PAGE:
I’ve mentioned before that I am attempting to read all of the books shortlisted for the Walter Scott Prize for Historical Fiction since the prize began in 2010. I am always looking for quality historical fiction and I have found the books nominated for this particular prize to be of a consistently high standard. You can see the progress I’ve made with this project here – Kay of What Me Read has also joined in and if anyone else wants to take part you’re very welcome!
The longlist for this year’s prize has just been announced and includes lots of intriguing titles. I’m not planning on trying to read the entire longlist – I’m waiting until the shortlist is announced – but I might still dip into this list from time to time.
Here are the thirteen books on the 2017 longlist. As you can see, I’ve only read one so far.
A Country Road, A Tree by Jo Baker
The Noise of Time by Julian Barnes
Days Without End by Sebastian Barry
Crane Pond by Richard Francis
The Dark Circle by Linda Grant
The Vanishing Futurist by Charlotte Hobson
The Good People by Hannah Kent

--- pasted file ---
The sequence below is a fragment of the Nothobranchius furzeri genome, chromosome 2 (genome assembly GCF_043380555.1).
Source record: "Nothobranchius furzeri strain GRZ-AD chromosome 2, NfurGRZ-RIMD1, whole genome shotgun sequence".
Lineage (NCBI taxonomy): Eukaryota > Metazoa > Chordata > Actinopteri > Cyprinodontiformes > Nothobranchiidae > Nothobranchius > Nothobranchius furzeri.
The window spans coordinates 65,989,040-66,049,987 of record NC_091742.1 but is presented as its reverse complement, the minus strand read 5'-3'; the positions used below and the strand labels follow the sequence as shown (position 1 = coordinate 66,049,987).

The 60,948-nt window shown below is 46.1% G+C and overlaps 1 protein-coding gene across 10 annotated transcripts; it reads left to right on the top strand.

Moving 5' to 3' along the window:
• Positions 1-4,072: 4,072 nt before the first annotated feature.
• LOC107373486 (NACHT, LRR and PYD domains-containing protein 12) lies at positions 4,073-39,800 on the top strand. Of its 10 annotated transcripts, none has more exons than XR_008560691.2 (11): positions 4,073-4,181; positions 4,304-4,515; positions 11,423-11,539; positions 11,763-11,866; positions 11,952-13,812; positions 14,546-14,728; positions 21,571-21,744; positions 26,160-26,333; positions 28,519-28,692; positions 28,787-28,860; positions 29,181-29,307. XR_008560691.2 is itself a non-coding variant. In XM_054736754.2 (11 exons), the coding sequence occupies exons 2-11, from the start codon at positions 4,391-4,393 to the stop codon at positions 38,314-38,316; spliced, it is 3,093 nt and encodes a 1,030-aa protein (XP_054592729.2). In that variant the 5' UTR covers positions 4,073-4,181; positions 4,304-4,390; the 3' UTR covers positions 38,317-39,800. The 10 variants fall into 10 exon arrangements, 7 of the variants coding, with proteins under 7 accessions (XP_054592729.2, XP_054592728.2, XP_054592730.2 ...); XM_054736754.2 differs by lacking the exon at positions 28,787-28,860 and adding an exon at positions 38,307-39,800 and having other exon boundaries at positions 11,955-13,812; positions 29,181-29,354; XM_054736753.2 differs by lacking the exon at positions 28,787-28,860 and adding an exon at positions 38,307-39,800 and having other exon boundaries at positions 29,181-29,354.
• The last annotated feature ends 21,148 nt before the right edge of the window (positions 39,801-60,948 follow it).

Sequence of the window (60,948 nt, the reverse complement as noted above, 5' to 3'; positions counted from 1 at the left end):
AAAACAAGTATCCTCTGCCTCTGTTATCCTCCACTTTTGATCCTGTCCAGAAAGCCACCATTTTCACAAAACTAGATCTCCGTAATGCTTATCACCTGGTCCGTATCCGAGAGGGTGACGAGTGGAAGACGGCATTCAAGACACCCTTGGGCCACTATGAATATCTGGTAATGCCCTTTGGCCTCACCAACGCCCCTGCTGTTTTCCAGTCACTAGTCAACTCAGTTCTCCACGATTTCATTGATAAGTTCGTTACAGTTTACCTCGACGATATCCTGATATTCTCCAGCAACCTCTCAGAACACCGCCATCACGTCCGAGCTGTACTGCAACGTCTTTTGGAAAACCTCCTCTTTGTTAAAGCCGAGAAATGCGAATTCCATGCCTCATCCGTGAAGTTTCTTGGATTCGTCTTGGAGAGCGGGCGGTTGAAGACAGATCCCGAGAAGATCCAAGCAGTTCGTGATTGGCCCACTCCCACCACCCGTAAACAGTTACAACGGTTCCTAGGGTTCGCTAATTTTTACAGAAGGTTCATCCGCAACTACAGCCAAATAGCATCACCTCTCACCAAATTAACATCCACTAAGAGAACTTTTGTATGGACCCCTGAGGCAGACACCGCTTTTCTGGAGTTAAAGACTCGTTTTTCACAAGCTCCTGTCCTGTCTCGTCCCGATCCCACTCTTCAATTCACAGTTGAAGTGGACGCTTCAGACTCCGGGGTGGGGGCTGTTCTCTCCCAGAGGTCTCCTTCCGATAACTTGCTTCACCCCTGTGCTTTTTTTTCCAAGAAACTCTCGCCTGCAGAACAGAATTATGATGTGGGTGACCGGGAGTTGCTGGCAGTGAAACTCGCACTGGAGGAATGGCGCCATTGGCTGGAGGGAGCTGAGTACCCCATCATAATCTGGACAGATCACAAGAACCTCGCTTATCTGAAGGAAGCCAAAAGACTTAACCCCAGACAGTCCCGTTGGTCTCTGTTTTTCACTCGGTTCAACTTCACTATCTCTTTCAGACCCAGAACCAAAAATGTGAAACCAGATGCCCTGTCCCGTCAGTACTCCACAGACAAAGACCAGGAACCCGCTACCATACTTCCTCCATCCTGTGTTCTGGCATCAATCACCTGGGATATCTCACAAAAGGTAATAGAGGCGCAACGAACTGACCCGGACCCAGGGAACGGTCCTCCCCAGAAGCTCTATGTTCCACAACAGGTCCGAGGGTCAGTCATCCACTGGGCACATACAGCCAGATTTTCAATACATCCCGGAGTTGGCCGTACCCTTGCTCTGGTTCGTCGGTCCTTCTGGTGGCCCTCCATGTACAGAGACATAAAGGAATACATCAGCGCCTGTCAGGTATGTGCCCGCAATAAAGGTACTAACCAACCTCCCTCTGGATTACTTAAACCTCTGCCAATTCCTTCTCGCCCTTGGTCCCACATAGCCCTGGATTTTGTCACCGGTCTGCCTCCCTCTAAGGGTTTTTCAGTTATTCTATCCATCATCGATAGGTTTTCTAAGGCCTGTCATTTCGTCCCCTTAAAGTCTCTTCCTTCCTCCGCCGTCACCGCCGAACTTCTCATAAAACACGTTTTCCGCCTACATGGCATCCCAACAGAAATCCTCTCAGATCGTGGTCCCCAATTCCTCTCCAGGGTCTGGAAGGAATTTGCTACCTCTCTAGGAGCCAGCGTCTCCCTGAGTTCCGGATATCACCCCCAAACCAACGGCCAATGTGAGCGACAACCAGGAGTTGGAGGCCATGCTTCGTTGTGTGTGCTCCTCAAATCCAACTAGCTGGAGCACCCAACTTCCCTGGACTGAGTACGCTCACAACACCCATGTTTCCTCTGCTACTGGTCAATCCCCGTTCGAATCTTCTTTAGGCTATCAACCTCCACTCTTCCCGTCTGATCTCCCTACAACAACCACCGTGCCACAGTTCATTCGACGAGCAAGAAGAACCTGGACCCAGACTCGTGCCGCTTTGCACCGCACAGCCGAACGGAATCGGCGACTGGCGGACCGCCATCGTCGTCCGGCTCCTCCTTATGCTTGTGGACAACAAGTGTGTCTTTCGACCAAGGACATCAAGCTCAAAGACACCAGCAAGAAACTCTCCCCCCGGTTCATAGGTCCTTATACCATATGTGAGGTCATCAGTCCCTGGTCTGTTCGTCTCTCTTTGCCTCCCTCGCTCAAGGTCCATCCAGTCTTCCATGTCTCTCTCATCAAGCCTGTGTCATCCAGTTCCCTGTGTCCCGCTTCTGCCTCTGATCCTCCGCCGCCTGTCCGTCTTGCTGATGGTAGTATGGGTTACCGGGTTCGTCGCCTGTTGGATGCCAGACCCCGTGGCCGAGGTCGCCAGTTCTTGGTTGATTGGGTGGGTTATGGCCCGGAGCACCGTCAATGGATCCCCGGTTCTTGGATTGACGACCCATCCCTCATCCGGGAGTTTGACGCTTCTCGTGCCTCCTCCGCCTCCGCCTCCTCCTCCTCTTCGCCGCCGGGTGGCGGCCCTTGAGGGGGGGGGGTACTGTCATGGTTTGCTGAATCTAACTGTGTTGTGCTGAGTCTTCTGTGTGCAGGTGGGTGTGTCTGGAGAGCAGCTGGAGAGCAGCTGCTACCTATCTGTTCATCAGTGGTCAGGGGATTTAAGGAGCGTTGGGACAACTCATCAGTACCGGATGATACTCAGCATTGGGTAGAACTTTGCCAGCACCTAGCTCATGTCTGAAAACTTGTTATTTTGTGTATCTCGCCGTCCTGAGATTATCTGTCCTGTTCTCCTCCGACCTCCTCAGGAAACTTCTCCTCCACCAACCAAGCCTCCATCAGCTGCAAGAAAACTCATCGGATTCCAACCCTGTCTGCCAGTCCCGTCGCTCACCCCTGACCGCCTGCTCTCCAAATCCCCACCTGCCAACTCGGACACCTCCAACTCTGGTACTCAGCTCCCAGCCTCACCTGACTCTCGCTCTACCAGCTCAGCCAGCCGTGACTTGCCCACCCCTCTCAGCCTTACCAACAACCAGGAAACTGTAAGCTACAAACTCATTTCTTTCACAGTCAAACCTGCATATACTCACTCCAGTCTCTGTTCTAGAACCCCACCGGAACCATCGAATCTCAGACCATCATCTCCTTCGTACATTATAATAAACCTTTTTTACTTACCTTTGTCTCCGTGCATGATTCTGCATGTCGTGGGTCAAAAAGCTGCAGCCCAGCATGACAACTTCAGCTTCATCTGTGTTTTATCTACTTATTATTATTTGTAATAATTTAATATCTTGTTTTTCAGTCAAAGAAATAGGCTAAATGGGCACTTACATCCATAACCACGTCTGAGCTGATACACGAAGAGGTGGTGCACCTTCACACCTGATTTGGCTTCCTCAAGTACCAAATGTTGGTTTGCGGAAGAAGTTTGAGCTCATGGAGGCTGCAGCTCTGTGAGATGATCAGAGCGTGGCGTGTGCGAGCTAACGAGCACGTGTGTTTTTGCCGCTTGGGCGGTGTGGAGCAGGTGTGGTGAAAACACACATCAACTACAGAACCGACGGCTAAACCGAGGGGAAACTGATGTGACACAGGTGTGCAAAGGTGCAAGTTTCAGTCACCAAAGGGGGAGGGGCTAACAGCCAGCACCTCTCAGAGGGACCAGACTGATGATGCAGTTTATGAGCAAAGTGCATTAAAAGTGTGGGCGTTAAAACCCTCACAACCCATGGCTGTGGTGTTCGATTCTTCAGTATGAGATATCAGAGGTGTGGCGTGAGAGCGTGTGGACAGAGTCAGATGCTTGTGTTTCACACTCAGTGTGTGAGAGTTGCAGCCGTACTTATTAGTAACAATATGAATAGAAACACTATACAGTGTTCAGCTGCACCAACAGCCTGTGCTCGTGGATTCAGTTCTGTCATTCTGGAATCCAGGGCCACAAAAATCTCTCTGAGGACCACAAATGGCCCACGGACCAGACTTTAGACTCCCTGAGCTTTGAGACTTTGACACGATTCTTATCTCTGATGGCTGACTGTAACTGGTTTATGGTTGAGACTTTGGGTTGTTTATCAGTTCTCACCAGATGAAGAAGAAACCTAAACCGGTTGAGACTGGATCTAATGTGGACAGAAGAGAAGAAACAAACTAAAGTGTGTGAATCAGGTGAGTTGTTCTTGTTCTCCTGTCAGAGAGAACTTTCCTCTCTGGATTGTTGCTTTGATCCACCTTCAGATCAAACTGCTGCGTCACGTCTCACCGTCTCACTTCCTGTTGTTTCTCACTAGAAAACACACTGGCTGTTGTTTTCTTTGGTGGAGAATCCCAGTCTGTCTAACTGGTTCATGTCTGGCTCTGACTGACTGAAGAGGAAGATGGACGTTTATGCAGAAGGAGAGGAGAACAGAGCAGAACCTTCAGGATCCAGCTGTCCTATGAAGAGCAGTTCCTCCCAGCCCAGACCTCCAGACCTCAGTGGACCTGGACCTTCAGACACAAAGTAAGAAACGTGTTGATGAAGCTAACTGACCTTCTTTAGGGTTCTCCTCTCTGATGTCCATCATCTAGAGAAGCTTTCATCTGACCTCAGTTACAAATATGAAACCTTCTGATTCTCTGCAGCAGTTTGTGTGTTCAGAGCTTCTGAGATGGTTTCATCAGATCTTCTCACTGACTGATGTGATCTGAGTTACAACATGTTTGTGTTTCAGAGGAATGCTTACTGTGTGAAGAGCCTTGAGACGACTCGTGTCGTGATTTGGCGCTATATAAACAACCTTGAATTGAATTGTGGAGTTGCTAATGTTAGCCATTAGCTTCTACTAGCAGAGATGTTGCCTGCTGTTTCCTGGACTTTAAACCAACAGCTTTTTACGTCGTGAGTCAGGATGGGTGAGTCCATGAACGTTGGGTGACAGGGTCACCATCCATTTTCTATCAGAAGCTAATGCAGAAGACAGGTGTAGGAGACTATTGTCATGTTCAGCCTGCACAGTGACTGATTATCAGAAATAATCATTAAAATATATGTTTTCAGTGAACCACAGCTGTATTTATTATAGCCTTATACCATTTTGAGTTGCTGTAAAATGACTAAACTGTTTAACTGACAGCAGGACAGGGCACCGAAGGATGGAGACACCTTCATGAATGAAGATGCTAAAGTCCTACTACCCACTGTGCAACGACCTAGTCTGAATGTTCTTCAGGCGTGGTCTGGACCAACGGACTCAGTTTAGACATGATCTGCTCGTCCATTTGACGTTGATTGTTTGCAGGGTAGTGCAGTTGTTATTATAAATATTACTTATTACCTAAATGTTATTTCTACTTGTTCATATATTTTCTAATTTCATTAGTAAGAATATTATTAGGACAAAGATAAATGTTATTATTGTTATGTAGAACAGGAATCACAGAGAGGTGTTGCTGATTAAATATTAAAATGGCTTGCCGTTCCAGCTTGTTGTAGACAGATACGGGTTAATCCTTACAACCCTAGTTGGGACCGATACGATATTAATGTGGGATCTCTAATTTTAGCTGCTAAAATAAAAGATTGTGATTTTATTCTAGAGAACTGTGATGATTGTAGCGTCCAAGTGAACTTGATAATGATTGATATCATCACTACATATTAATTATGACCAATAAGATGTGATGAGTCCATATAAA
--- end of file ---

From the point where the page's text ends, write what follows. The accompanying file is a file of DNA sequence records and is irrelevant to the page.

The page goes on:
Minds of Winter by Ed O’Loughlin
The Essex Serpent by Sarah Perry
The Last Painting of Sara de Vos by Dominic Smith
Golden Hill by Francis Spufford
Mothering Sunday by Graham Swift
The Gustav Sonata by Rose Tremain
It doesn’t surprise me that Days Without End is on the list and it wouldn’t surprise me if it ends up as the winner. I didn’t enjoy it as much as the other Sebastian Barry books I’ve read, but it’s the sort of book that usually does very well as far as prizes are concerned. I’m delighted to see The Good People on the list as I read it recently and loved it (review coming soon) and also Golden Hill, which I just started reading yesterday.
Of the rest, I was already interested in reading The Gustav Sonata and The Essex Serpent, but I know little or nothing about most of the others.
Have you read any of the books on this year’s longlist? Which ones do you think deserve to be on the shortlist?
For the first time this year, the Walter Scott Prize Academy has also put together an additional list of twenty recommended novels. I won’t post the complete list here (you can see it on the Walter Scott Prize website) but I’m pleased to see mentions of Orphans of the Carnival and The Ashes of London, as well as several other novels I’ve read or am interested in. Lots of great ideas for future reading there!